Town of Bethlehem Connecticut

 

 

EARLY BETHLEHEM BELLAMY-FERRIDAY HOUSE

Waterbury American - Saturday Evening, June 19, 1909

Dr. Bellamy lies in Neglected Grave
Great Divine Whose home was in Bethlehem

His field was the Wilderness of Western Connecticut in the middle of the 18th century.
  Preached Elective Sermon to General Assembly in 1762.

"The dead past buries her dead pretty quickly and effectually in these days of progress, but it is well to pause at a milestone now and then and look back with a grateful thought for those who went before and made the path."   These are the words written by Mrs. Elizabeth (Bellamy) Loomis of Greenfield, Mass., the aged great grand-daughter of the Rev. Joseph Bellamy, D.D.  A full meaning of the words of Mrs. Loomis can be better understood by a visit to the old cemetery North of what was once the Bellamy farm in Bethlehem and where for over a century the remains of Dr. Bellamy have been lying under a plain tablet surmounted on four standards.  (The original tablet being in great disrepair Mrs. Loomis has given a new granite tablet.   The old one is lying uncared for in the grass.  G. W. Peck is looking into the disposal of the old tablet.)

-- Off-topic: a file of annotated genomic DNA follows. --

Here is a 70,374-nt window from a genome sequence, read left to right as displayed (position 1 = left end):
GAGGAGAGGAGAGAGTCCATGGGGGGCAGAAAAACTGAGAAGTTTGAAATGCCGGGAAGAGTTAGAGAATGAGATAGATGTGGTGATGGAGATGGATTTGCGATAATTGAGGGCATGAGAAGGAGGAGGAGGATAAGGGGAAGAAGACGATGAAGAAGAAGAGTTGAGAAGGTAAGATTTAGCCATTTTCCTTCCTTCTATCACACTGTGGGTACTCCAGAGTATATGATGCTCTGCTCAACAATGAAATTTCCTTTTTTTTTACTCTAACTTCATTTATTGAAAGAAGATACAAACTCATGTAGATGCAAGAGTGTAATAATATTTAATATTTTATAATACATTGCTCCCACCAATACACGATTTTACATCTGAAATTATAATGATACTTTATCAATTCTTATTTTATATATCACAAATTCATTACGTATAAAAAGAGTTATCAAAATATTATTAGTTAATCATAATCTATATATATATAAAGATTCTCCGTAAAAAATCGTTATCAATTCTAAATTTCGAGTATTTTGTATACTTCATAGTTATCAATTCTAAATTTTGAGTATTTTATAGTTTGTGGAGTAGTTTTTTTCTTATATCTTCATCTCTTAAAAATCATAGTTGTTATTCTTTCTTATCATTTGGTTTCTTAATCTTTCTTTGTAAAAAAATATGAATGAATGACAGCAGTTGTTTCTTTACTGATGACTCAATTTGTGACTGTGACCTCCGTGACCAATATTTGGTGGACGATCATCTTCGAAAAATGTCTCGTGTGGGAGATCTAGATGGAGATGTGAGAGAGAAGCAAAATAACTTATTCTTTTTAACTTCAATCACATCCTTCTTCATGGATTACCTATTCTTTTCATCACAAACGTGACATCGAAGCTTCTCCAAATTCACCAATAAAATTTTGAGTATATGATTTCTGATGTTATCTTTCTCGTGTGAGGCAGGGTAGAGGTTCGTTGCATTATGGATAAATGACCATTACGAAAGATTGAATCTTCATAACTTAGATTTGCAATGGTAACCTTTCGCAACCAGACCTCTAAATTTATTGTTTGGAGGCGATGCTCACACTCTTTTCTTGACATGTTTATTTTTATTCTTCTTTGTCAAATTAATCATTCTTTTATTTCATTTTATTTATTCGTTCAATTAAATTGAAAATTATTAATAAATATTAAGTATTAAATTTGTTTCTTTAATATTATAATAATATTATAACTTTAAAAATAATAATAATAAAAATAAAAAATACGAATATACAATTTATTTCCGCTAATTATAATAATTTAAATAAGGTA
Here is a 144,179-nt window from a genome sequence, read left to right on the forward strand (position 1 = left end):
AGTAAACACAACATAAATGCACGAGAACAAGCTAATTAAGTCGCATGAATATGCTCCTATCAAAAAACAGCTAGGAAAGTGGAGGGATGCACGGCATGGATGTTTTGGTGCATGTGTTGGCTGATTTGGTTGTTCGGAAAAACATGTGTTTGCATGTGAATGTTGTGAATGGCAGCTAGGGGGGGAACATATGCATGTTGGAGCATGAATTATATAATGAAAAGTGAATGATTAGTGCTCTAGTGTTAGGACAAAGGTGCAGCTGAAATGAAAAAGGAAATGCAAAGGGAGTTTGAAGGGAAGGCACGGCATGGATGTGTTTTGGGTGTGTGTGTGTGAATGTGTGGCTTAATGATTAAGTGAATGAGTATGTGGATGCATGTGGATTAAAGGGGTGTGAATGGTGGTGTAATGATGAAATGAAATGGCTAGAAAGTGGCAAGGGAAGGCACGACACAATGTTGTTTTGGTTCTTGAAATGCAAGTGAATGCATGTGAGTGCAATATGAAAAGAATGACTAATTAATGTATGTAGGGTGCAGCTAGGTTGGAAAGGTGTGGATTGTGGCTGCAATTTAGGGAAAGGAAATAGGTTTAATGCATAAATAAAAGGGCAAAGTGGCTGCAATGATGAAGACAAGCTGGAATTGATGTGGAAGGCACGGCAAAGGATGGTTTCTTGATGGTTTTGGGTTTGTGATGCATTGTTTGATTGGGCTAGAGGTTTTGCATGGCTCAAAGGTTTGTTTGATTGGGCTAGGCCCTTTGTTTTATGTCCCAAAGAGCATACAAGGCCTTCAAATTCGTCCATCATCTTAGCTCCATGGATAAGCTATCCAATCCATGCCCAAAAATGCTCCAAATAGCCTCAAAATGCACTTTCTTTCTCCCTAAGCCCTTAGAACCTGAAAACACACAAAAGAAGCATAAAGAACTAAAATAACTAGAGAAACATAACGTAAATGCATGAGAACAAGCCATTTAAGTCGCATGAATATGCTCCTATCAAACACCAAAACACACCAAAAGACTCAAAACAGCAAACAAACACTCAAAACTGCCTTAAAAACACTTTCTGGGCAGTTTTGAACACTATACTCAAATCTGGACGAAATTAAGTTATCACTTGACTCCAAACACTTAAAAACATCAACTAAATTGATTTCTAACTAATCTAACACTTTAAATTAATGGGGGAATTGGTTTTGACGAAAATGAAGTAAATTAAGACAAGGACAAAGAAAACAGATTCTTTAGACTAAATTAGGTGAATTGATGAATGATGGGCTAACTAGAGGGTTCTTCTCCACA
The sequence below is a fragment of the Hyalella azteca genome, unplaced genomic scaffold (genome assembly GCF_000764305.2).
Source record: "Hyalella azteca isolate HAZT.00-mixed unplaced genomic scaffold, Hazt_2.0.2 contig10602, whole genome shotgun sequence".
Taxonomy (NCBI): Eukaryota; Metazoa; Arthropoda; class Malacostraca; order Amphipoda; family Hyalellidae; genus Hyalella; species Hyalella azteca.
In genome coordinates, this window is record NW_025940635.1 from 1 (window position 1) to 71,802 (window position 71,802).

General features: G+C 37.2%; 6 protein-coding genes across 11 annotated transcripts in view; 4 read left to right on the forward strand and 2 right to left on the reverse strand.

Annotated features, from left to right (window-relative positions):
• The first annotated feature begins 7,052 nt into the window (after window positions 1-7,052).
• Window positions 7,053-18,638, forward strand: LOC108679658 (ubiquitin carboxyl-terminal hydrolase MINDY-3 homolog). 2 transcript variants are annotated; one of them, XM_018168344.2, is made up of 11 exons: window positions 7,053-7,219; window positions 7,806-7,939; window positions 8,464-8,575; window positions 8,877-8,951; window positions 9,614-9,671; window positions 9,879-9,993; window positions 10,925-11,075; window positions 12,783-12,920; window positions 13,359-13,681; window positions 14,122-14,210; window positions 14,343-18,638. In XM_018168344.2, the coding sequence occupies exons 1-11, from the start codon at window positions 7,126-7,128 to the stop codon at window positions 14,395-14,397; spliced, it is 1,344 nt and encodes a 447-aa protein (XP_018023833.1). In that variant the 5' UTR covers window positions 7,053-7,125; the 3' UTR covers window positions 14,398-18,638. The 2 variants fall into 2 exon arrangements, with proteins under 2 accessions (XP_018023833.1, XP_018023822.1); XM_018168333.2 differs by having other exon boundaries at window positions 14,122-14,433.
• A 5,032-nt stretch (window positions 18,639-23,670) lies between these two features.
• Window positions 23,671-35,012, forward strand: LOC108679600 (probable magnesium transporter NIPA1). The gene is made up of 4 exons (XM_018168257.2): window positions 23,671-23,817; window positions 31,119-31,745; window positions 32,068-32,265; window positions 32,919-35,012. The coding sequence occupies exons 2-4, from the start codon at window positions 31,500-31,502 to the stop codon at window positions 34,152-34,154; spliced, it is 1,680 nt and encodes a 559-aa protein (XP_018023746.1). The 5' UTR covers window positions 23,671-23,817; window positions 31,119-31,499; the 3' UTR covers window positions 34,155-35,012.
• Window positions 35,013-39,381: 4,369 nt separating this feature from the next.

Dr. Bellamy was born in Cheshire February 20 1719.   He graduated from Yale College when 16 years old; commenced his labors in Bethlehem in 1738 and preached his first sermon in a barn in what is known as the Kasson district on November 2 of that year.  The town had been settled only four years and was composed of 14 families.  For 50 years he continued his ministrations in the wilderness, gaining renown by his preaching and writing, his greatest work being "True Religion Delineated".  In 1762 he preached the election sermon to the General Assembly and in 1788 was made doctor of Divinity by the University of Aberdeen.   Besides his work as preacher and writer he conducted a school for instructing candidates for the ministry which became famous throughout the United States.

The farm which Dr. Bellamy once owned is now known as the Hull farm and is bounded by several miles of highway.  It was inherited by David Bellamy, his son, and later by his grandson, Joseph H. Bellamy, a learned attorney and farmer who built the present residence.  The latter's daughter Elizabeth Mason Bellamy married the Rev. A. G. Loomis who was a Bethlehem Pastor, and they lived for a number of years in the Bellamy house, and thus the place has been occupied by four generations of the Bellamy family.  Just south of the house on the village green has been erected a monument on the site of the first meeting house in which Dr. Bellamy ministered.

In digging for the standards for the new tablet, it was discovered that Dr. Bellamy's remains were placed in a vault made of stones, probably taken from his farm, of which the old cemetery was than a part.  The building of the vault was probably an unusual thing to do in those days and gives an idea of the respect and love that townspeople had for their distinguished fellow citizen........

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